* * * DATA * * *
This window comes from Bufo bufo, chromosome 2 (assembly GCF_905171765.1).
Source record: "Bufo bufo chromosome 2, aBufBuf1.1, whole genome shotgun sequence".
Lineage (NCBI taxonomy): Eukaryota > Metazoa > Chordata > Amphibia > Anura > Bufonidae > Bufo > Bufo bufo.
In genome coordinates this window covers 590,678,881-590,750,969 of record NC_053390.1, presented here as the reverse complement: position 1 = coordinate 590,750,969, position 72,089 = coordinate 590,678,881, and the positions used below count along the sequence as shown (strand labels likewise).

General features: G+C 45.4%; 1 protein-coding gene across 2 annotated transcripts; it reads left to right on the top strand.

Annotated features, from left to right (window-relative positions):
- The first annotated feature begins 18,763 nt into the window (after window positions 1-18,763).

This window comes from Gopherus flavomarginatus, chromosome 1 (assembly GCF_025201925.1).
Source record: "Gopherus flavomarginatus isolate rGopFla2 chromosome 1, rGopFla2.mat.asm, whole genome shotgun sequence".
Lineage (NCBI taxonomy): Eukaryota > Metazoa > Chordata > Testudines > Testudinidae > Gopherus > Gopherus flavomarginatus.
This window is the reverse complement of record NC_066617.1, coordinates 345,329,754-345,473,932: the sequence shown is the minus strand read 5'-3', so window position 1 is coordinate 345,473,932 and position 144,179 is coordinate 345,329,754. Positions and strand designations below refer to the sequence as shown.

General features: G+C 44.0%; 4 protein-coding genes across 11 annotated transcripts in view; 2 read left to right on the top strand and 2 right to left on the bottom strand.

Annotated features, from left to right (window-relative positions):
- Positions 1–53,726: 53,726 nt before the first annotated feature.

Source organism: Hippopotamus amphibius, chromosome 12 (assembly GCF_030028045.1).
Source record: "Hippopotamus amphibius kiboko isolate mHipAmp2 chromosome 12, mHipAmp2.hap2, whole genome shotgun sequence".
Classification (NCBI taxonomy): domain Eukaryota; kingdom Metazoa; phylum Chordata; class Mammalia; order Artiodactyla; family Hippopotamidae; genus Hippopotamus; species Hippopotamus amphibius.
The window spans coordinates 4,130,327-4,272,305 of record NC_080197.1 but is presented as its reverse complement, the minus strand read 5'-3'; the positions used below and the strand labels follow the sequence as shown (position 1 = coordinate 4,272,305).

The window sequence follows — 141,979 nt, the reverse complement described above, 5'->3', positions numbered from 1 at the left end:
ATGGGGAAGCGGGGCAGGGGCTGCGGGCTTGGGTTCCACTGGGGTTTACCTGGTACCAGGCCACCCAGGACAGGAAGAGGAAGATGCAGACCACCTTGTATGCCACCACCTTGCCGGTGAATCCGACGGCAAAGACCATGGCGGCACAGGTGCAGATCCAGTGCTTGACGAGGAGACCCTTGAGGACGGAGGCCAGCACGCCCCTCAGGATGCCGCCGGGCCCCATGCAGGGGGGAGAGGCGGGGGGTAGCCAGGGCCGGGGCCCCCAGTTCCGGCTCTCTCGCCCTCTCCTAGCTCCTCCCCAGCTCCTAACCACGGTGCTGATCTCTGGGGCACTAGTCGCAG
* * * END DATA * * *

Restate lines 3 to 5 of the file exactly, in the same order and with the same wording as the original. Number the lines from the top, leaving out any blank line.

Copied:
Lineage (NCBI taxonomy): Eukaryota > Metazoa > Chordata > Amphibia > Anura > Bufonidae > Bufo > Bufo bufo.
In genome coordinates this window covers 590,678,881-590,750,969 of record NC_053390.1, presented here as the reverse complement: position 1 = coordinate 590,750,969, position 72,089 = coordinate 590,678,881, and the positions used below count along the sequence as shown (strand labels likewise).

General features: G+C 45.4%; 1 protein-coding gene across 2 annotated transcripts; it reads left to right on the top strand.